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“Some people with this diagnosis tend to withdraw from social relationships, and that’s not good. All of us who have been doing this for a while have had this intuitive sense, but now we have data of our study showing that it is an important element.
Although the benefits of socialization have been difficult to quantify, many experts agree that social support is beneficial for patients with movement disorders. Due to restrictions caused by the COVID-19 pandemic, social isolation has become a more common theme for these patients and remains a challenge that clinicians are trying to address. A study by the Parkinson’s and Movement Disorder (PMD) Alliance found that decreased social support from outside the household during this period was associated with increased sadness/depression and anxiety in patients with Parkinson’s disease (PD), compared to sustained levels of social assistance (P <.0001 for both>1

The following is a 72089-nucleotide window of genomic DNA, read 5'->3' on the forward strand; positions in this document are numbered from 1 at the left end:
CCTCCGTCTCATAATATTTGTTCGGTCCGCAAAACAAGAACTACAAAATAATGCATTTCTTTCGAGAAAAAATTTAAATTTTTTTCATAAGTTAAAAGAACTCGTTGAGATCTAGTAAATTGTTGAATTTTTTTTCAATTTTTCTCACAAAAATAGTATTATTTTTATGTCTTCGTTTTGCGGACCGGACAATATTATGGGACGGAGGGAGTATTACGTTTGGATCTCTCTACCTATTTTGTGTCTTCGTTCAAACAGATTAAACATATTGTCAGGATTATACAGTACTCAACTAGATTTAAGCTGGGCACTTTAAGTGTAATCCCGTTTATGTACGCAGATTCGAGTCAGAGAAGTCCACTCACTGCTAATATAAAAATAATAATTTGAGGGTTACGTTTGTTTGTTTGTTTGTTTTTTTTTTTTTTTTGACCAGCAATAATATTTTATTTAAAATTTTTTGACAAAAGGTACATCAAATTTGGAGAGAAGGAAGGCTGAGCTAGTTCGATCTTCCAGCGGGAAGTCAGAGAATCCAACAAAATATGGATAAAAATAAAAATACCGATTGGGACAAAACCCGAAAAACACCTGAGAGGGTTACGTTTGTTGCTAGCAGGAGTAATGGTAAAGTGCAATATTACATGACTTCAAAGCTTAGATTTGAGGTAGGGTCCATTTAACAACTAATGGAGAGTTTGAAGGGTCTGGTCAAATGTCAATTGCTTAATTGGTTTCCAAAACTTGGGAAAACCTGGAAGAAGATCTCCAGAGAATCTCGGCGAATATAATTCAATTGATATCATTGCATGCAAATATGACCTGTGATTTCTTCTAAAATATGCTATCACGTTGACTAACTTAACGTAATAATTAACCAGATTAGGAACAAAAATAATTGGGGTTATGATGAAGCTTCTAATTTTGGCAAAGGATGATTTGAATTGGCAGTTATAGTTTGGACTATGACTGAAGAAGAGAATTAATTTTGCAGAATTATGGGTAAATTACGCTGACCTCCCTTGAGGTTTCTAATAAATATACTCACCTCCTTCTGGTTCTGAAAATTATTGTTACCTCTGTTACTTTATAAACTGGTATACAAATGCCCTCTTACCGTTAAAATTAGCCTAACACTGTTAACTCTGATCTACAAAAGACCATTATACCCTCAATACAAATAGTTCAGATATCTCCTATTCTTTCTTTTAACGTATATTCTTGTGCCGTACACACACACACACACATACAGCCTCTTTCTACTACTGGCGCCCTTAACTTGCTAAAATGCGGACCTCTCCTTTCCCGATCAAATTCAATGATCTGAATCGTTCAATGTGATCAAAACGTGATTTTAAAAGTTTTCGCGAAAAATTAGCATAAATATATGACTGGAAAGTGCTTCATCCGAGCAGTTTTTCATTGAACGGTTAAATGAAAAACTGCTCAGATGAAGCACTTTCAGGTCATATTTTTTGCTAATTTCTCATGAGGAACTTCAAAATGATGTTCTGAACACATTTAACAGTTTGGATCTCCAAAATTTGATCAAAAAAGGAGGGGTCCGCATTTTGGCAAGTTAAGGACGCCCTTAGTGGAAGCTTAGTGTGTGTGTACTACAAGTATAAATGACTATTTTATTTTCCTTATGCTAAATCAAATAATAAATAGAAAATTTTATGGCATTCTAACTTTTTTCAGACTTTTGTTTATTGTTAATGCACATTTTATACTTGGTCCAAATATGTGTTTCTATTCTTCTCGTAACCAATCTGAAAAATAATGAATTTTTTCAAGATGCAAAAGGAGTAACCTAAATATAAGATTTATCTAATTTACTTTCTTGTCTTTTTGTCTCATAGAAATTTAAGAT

Data also revealed that this decline was associated with the burden of several motor symptoms of PD as well as non-motor symptoms, such as a decline in memory, problem solving, or communication (P = 0.0009), new or worsened confusion (P P = 0.018). Lead researcher Neal Hermanowicz, MD, believes that above all findings, the biggest takeaway should be the valued importance of social connections. As a neurologist at Christus St. Vincent Health System, he admitted it can be difficult to remind patients of its importance, but it’s something all clinicians, caregivers and patients should be aware of.
In a recent interview with NeurologyLive®, Hermanowicz discussed ways the clinician community can improve the social support PD patients receive, as well as the benefits of social connectedness that may not be depicted by the data. He also highlighted the emphasis on this aspect of care for young neurologists in training, noting that many conversations have traditionally been dominated by the study of the pathology and pharmacology of this disease.